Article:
Year: 2001
USA: MK2 Diffusion
UK: Artificial Eye
Cast: Isabelle Huppert, Benoit Magimel, Annie Girardot, Anna Sigalevitch, Susanne Lother, Udo Samel, Cornelia Kondgen
Director: Michael Haneke
Countries: Austria / France
Language: French (English subtitles)
USA: 130 mins
UK: 129 mins
UK Certificate: 18 contains strong language, violence, sexual violence, sex and sado-masochism theme
USA Release Date: 12 April 2002 (Limited Release - Los Angeles)
USA Release Date: 29 March 2002 (Limited Release - New York)
UK Release Date: 9 November 2001


For many THE PIANO TEACHER was the most compelling and extraordinary film at this year's Cannes Film Festival where it won three awards: the Grand Prix de Jury for Best Film, Best Actress (Isabelle Huppert), Best Actor (Benoit Magimel).

Based on the best selling novel of the same name by the Austrian writer Elfriede Jelinek, it tells the story of Erica Kohut Isabelle Huppert), a woman who has been brought up by her mother solely to achieve the status of a successful pianist. Her solitary childhood was filled with music, which left her alone and isolated from the lives of others, with the consequence that she was unable to establish any sexual identity. Her difficulty in communicating with others has left her living with her ageing and tyrannical mother in isolation. Her only source of escapism is through her music, her piano teaching and her curiosity about sex.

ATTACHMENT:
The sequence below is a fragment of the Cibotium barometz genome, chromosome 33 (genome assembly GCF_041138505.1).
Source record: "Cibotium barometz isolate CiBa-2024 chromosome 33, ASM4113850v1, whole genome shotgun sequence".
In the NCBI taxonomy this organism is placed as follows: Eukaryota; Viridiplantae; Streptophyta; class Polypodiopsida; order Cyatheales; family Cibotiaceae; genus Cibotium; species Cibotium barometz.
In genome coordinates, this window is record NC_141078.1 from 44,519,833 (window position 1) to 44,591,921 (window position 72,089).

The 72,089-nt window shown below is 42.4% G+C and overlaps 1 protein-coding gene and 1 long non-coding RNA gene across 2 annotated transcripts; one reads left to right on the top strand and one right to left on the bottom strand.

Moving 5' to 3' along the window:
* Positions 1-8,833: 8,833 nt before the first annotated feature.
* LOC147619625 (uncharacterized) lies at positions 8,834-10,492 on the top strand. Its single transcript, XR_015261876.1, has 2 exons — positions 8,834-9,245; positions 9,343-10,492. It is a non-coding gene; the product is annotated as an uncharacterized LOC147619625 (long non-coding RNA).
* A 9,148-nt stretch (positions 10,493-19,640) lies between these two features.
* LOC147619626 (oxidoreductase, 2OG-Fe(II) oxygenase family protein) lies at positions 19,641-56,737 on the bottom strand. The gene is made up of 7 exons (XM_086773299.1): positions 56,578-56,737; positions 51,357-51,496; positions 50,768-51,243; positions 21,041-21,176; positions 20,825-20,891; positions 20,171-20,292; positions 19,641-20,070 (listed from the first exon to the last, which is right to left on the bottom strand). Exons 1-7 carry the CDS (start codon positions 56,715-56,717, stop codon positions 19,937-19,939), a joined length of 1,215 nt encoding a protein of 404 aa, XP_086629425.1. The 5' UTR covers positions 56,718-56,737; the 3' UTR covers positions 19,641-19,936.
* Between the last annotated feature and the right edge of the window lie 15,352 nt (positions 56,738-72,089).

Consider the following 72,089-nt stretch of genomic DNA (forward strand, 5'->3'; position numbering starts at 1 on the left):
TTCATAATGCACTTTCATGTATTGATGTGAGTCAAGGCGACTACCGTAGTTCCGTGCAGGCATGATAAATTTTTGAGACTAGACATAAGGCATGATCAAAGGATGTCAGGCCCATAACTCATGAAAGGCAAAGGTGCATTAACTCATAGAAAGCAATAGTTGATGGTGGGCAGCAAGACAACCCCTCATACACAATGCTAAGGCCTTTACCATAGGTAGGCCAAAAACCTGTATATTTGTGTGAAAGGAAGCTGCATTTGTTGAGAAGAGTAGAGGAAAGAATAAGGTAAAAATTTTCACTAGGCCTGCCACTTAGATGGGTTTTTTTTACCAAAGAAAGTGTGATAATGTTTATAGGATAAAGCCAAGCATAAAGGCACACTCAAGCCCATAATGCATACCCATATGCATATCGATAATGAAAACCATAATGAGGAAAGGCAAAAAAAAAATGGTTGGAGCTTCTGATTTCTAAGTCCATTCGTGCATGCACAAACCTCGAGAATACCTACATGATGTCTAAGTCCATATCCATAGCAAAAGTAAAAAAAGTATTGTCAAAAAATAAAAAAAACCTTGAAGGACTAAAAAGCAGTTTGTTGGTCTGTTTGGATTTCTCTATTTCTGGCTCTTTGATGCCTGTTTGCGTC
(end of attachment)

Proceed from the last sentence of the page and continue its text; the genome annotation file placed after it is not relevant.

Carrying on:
This curiosity of soon forced into reality, with the advances of one of Erica's adult pupils, Walter Klemmer (Benoit Magimel), a fair-haired and athletic young man who tries to seduce his older teacher. Erica soon finds herself unable to resist Walter's advances through her desire to 'live' life. This she can only do, however, in the context of the perversion of masochism and insists in establishing the terms and nature of physical contact between them...

Both Huppert and Magimel put in remarkably brave performances in this controversial psychodrama, offering an unsentimental portrait of voyeurism, sadomasochism and cultural oppression. The beautifully edited piano lessons themselves provide the only music heard in the film, thus the music becomes a part of the film itself.